Straight allies may receive criticism for a variety of reasons. For example, some believe that straight allies are unable to step outside their own heteronormative world to advocate.[14] Straight allies are also criticized for using LGBTQ advocacy as a means to gain popularity and status.[15]

See also[edit]

References[edit]

  1. ^ "What We Do: Gay-Straight Alliance". Gsanetwork.org. Retrieved 2011-07-21. 
  2. ^ "Straight for Equality website". Straightforequality.org. Retrieved 2013-08-17. 
  3. ^ Horsfall, Allan; Gosling, Ray. "A History of the Campaign for Homosexual Equality". Gay Monitor. Retrieved 2006-12-02. "Other vice-presidents included:... Dr Jonathan Miller..." 
  4. ^ "BGF: Seth MacFarlane". The Advocate. March 2008. Retrieved 2010-06-30. [dead link]
  5. ^ "Insight Scoop | The Ignatius Press Blog: "Revert" Anne Rice: Pro "gay marriage," pro women's ordination, and pro contraceptive. What gives?". Insightscoop.typepad.com. 2006-01-03. Retrieved 2013-08-17. 
  6. ^ Dawkins, Richard (2006). "A deeply religious non-believer". The God Delusion. Houghton Mifflin. ISBN 0-618-68000-4. Retrieved 2006-12-02. "[F]ree speech is deemed not to include ‘hate speech’. But hate only has to prove it is religious, and it no longer counts as hate.... You can’t get away with saying, ‘If you try to stop me from insulting homosexuals it violates my freedom of prejudice.’ But you can get away with saying, ‘It violates my freedom of religion.’ What, when you think about it, is the difference?" 
  7. ^ Dennett, Daniel (2003-07-12). "The Bright Stuff". The New York Times. Retrieved 2006-12-02. "I am neither gay nor African-American, but nobody can use a slur against blacks or homosexuals in my hearing and get away with it." 
  8. ^ Arth, Michael E., (2010). Democracy and the Common Wealth: Breaking the Stranglehold of the Special Interests. Golden Apples Media, 2010. ISBN 978-0-912467-12-2. 
  9. ^ "Greens Oppose Howard Stance On Gay Marriages" (Press release). 2003-08-05. Retrieved 2006-12-02. "There are thousands of same sex couples currently raising children in Australia and providing a secure and loving environment for their children.... To support the continued discrimination against gay couples who want to marry is at best mean spirited, and at worst homophobic hysteria."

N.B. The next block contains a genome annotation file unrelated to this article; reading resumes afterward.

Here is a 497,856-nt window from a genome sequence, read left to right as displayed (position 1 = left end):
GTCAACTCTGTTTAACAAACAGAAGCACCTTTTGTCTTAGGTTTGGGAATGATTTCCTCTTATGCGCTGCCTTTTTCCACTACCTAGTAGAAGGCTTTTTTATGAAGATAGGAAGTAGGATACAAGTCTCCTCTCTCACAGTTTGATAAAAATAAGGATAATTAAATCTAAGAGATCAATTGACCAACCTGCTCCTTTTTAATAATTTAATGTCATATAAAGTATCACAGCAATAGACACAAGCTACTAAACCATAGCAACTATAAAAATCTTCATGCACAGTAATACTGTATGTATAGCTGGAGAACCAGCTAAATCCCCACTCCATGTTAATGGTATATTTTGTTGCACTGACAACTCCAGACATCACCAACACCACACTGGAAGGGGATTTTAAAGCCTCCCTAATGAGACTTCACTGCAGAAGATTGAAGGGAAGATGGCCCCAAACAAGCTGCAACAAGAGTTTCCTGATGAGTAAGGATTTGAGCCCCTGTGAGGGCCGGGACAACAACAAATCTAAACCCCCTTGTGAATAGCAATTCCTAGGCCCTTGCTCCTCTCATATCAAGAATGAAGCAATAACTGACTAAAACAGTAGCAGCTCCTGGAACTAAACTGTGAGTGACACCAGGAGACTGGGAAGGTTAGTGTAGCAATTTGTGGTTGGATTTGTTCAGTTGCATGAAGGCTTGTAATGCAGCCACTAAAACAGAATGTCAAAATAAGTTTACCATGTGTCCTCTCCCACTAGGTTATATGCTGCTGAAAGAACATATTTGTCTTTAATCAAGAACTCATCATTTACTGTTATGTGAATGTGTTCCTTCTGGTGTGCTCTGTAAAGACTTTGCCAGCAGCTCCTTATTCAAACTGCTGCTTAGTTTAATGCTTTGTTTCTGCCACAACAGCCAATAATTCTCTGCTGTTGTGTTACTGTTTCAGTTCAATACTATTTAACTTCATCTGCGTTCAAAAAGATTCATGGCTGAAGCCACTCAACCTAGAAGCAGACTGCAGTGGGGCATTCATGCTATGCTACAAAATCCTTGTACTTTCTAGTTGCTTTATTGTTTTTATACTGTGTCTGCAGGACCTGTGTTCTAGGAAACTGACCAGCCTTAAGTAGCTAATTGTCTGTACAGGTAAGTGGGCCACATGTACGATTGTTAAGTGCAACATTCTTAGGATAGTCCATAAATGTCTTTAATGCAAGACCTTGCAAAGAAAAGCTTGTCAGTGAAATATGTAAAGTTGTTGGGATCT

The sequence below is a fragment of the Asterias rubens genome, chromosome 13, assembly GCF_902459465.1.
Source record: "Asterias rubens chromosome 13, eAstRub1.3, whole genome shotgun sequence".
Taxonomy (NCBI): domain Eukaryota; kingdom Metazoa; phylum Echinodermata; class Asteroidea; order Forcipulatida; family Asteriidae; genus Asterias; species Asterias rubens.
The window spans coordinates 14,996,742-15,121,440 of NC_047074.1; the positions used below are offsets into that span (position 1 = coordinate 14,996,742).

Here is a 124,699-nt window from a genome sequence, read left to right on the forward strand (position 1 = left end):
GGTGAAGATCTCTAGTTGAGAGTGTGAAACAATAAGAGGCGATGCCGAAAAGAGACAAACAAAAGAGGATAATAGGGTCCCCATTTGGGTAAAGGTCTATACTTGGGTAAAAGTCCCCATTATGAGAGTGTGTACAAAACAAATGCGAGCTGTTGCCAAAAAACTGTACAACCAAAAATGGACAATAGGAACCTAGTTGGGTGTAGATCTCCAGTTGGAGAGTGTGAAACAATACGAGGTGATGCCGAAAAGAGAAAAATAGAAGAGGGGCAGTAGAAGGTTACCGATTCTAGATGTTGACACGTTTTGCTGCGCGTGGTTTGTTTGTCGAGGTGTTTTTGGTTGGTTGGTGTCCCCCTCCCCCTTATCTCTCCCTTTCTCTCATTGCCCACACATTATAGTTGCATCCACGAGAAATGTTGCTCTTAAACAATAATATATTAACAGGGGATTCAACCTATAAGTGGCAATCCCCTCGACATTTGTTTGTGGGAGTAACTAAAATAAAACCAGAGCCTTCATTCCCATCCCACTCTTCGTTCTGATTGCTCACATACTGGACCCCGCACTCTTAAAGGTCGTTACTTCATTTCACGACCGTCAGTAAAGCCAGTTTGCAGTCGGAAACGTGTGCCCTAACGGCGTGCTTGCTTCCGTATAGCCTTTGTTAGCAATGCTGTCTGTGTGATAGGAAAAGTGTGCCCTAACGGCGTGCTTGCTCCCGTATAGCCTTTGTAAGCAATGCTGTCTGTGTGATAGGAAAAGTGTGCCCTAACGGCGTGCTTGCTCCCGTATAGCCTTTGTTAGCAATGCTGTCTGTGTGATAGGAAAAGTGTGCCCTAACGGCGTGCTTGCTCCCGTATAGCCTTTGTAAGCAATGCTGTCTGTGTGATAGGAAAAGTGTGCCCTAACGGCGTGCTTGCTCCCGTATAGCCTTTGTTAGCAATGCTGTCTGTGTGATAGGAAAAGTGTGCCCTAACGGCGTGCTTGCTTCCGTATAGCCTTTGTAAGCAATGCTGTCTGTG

10. ^ Jackson, Derrick Z. (2006-02-01). "The King who led on world peace". The Boston Globe. Retrieved 2006-12-06. "I still hear people say that I should not be talking about the rights of lesbian and gay people and I should stick to the issue of racial justice. But I hasten to remind them that Martin Luther King Jr. said, 'Injustice anywhere is a threat to justice everywhere.'" 
  11. ^ Shawn, Wallace (Autumn 2004). "Interview with Noam Chomsky" (PDF). Final Edition Magazine (Seven Stories Press). Retrieved 2006-12-02. "So, just in our lifetime, itʼs different.... The same with gay rights. There have been big changes in consciousness, and theyʼre important, and they make it a better world." 
  12. ^ Carrier, Richard (editor). "Internet Infidels June 1999 Feedback". Internet Infidels. Archived from the original on 2006-11-13. Retrieved 2006-12-02. "[M]orality has to do with how you actually treat people, and whether you respect their rights, not with who you date.... Social stigmatization of homosexuality... causes misery and death...." 
  13. ^ Washington Blade: Phil Reese, "'That kid from YouTube'," May 23, 2012, accessed June 2, 2012
  14. ^ DeTurk, Sara (2011). "Allies in Action: The Communicative Experiences of People Who Challenge Social Injustice on Behalf of Others.". Communication Quarterly 59 (5): 569–590. doi:10.1080/01463373.2011.614209. 
  15. ^ Becker, Ron (2006). "Gay-Themed Television and the Slumpy Class: The Affordable, Multicultural Politics of the Gay Nineties". Television News Media 7: 184–215. doi:10.1177/1527476403255830.